Whether the dog days of summer are in full swing or it’s the thick of winter, your canine companion needs to stay hydrated all year long.
Just as with humans, there are signs of dehydration in dogs that you can look for to prevent serious health consequences.
So, go ahead! Enjoy all of the beloved activities you share with your pet – hit the hiking trails, lounge in the sunshine, romp through the snow.
But first, keep reading for tips about how to hydrate a dog that won't drink, how to treat dehydration in dogs at home and symptoms to watch for.
Causes of Dehydration in Dogs
In both humans and dogs, water plays an essential role in maintaining bodily functions. Without enough of it, the consequences can be severe — even fatal.
Dehydration occurs when the body uses water faster than it’s replaced. Any dog can become dehydrated, but senior dogs, puppies and nursing mothers are more prone to the condition due to their life phase (primarily activity level and organ function).
Common causes of dehydration in dogs include:
- Excessive fluid loss through panting, vomiting, diarrhea
- Heat exposure
- Underlying health conditions such as diabetes, some types of cancer or kidney disease
10 Signs & Symptoms of Dehydration in Dogs
Your pet may not be able to verbalize when something is wrong, but there are certainly signs of dehydration in dogs to be on the lookout for. These physical and behavioral changes could indicate that something is wrong:
- Loss of appetite
- Dry nose
- Dry eyes
- Lack of skin elasticity
- Thick saliva
- Dry gums
If you have immediate concerns about your dog’s well-being, it is always best to consult a veterinarian — ideally one who is familiar with your pet and knows their complete medical history.
How to Treat Dehydration in Dogs
There are various degrees of dehydration in dogs that each call for different responses. Severe dehydration (i.e., shock or heatstroke) requires immediate veterinary care. Your vet will most likely advise you to immediately give small amounts in an unforced way to begin the hydration process before administering fluids intravenously.
It is more realistic for mildly dehydrated dogs to be rehydrated at home. If they will not take water, veterinarians suggest providing a cube of ice for them to lick. The key is to start slow — canines often vomit when consuming water too rapidly, exacerbating the issue of dehydration.
In addition to water, restoring electrolyte balance is important to help crucial bodily functions, including proper nerve function, heart and skeletal muscle contraction and hydration status.
There are many dog electrolyte supplements readily available for purchase, but it’s best to consult a medical professional about what is best for your dog’s specific health needs.
How to Hydrate a Dog That Won't Drink
Dogs are typically good at staying well-hydrated on their own when clean, cool drinking water is readily available. However, as many dog owners can attest, each pet has a mind of its own. In a situation when a dog is not drinking enough, try the following:
- Provide more opportunities: Sometimes, simply placing additional water bowls around the house will encourage increased hydration. Unlike with food, some dogs won’t seek water until their thirst is extreme.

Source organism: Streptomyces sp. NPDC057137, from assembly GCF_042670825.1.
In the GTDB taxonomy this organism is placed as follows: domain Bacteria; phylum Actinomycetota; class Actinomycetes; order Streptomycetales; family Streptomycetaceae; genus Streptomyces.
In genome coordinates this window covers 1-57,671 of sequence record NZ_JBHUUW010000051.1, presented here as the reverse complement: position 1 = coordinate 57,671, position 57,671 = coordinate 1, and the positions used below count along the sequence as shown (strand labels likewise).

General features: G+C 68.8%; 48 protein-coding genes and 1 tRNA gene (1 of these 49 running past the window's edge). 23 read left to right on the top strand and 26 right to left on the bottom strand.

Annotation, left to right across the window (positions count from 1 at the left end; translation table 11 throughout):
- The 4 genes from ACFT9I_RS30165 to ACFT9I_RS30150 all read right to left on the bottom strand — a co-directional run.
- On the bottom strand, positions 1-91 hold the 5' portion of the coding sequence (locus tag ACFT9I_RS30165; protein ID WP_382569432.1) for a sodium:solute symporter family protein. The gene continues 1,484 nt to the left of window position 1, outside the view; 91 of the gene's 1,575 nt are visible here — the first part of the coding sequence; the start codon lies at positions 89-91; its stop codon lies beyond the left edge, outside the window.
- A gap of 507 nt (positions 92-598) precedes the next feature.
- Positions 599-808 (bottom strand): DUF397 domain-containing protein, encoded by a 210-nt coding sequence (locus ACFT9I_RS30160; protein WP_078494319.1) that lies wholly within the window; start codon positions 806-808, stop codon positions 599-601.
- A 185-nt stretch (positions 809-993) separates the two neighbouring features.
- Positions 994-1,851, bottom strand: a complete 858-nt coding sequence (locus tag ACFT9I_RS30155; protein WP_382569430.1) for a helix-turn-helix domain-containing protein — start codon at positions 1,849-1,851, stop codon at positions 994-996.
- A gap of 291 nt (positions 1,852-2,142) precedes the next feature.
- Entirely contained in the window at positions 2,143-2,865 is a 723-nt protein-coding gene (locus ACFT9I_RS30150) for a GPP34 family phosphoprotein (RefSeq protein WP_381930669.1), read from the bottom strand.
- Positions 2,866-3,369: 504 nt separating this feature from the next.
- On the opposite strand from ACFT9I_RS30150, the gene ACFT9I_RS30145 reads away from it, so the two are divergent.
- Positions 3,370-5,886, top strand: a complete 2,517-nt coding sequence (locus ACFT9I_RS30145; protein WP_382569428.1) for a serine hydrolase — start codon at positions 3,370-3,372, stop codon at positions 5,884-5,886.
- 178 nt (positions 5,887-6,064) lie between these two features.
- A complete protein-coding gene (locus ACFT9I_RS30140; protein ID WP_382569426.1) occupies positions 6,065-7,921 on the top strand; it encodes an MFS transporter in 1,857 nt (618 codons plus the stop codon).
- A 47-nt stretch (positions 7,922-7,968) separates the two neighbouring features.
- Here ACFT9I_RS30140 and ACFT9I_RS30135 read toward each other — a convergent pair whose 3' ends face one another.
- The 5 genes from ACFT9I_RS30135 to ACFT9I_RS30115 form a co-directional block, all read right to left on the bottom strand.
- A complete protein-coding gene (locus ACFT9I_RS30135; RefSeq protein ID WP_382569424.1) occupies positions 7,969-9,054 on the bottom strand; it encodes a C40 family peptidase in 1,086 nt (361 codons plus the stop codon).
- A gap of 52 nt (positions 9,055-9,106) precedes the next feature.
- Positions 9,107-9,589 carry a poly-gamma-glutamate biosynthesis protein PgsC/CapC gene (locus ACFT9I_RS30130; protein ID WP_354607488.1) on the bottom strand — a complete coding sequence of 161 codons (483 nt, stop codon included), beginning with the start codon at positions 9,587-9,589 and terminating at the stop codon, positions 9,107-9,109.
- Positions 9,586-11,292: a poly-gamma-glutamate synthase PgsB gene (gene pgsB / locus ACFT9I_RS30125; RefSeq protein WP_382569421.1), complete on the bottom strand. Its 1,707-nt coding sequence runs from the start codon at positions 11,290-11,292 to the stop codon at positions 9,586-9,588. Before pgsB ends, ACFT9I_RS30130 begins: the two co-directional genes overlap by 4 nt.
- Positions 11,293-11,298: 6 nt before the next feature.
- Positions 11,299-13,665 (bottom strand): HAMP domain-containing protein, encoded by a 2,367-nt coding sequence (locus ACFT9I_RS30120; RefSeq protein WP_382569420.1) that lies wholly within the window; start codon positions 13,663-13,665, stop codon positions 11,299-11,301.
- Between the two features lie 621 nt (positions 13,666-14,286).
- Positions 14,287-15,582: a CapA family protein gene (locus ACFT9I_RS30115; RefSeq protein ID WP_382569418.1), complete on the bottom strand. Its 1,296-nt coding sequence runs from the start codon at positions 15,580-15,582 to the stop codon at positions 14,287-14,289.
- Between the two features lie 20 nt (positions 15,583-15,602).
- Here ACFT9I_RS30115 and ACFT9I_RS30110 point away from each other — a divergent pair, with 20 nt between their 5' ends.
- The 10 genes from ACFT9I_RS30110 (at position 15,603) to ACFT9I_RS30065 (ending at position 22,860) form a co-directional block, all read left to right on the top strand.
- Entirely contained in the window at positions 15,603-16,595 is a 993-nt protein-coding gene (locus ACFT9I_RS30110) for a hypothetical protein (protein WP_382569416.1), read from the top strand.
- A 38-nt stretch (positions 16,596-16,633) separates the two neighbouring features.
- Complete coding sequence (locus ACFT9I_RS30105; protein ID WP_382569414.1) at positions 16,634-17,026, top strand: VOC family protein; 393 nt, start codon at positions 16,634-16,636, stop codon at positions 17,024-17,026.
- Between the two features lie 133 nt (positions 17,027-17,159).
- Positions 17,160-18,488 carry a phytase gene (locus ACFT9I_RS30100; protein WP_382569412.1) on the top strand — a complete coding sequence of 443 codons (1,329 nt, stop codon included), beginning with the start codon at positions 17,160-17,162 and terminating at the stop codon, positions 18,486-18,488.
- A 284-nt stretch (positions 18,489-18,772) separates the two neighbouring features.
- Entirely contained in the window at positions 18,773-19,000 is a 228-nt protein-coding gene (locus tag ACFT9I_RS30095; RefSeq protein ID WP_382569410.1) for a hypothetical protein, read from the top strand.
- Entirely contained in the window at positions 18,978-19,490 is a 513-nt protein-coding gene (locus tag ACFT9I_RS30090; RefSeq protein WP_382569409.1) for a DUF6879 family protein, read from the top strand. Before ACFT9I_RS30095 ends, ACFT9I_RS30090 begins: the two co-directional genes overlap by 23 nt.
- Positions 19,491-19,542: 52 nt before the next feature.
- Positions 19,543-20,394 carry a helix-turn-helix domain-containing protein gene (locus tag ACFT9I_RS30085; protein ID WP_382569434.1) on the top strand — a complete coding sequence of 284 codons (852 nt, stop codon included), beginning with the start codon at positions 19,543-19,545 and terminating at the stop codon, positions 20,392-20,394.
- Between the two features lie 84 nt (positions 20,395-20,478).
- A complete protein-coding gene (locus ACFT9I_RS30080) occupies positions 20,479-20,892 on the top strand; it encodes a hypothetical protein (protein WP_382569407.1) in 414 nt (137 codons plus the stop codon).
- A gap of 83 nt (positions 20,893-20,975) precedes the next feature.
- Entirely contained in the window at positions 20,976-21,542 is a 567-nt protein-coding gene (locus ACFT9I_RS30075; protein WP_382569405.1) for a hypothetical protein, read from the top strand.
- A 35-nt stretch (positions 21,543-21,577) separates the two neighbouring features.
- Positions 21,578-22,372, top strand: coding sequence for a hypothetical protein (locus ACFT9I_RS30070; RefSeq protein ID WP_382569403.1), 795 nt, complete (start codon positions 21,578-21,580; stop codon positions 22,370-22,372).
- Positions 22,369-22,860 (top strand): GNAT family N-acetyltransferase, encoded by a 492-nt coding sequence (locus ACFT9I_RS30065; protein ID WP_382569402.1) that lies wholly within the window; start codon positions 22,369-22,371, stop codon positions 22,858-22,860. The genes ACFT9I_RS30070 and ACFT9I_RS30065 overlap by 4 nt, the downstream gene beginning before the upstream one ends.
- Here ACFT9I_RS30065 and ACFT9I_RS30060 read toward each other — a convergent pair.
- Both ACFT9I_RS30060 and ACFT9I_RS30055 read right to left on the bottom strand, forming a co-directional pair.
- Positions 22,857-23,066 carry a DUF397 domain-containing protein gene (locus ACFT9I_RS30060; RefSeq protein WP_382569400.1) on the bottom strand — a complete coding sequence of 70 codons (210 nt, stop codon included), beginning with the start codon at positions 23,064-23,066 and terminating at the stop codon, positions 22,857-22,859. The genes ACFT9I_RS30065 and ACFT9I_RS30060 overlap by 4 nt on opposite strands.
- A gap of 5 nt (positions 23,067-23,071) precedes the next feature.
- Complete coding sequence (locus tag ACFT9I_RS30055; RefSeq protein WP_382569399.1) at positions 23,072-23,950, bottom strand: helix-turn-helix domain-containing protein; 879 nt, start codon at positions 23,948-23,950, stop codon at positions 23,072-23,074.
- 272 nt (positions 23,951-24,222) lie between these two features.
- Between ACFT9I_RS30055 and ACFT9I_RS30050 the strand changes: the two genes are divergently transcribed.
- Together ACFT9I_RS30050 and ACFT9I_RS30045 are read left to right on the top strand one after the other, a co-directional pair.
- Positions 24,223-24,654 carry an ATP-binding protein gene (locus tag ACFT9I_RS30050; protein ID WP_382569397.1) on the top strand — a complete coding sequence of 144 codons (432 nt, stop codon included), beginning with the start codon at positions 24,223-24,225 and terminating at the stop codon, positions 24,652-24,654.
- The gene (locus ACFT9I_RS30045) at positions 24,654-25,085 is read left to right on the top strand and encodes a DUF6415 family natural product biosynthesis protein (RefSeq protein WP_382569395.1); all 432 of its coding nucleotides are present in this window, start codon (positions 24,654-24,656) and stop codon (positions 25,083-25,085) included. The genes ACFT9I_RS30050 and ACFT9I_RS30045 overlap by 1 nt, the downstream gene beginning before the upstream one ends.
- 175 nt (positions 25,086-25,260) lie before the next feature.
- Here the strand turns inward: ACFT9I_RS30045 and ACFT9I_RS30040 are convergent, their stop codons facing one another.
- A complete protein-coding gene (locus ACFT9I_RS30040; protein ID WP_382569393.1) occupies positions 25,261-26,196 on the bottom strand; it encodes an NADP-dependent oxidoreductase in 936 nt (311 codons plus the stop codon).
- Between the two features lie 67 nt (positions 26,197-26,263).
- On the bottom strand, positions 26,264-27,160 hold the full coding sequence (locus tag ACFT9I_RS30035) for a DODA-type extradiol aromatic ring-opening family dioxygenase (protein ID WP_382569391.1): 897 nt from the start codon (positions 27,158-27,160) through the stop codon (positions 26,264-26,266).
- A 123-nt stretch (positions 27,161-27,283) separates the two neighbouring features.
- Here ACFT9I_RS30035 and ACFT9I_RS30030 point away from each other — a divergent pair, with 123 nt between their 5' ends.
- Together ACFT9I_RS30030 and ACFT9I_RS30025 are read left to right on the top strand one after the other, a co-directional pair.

- Shift water bowl positioning: A dog may suddenly shy away from a drinking water station for any number of reasons. Whether they’ve been spooked, lost interest or just don't like a particular location in the house, oftentimes a new spot for the bowl can increase drinking.
- Change bowl: As with a hydration station’s location, a dog may increase water consumption with a simple change. The novelty factor of a new dish may be just the spark needed to increase hydration.
- Give the bowl a good scrub: As simple as it may sound, sometimes a thorough wash of the water dish is all it takes.
Tips to Prevent Dehydration in Dogs
Preventing dehydration in dogs is the most effective approach to ensure their well-being and avoid the need for dealing with it later on. To keep a dog well hydrated, consider the following:
- Limit exposure to excessive heat
- Restrict physical exertion in temperature extremes
- Watch for overexposure to the sun
- Monitor the dog’s water bowl to ensure a steady supply, and don’t forget to keep it clean!
Remember, dehydration can occur at any temperature after exertion or if not enough fluids are available to sustain ordinary bodily function.
Q. How much water do dogs actually need?
A. Activity level, life stage, climate and moisture from food intake all contribute to how much water a dog needs to maintain healthy levels. A general rule for daily water consumption is that dogs should have an ounce of water per pound of body weight. For example, a 65 lb dog should have 65 oz. of water daily (about a half gallon).
Q. Why isn’t my dog drinking water?
A. A dog that doesn’t drink enough can have varied reasons for their diminished water consumption. Increased moisture intake from new food and treats, less fluid loss from exertion or changes in surrounding climate can be harmless. However, a reduction in water intake can be indicative of illness or pain, and getting a professional opinion may be a good idea.
Q. How do you treat dehydration in dogs at home?
A. If you have serious concerns about your dog’s condition, it is always best to take them to a licensed veterinarian for evaluation. However, ensuring access to clean, cool water at home is a good place to start. You can also try offering your dog an ice cube if you believe that it can be safely consumed.
As we know well, every dog is different. What works for one pet may not work for another. But it’s our job as pet parents to provide the best possible means for our companions to thrive. We work hard here at RAWZ to support that same goal. Try our fresh, minimally processed dog food to see the difference for yourself.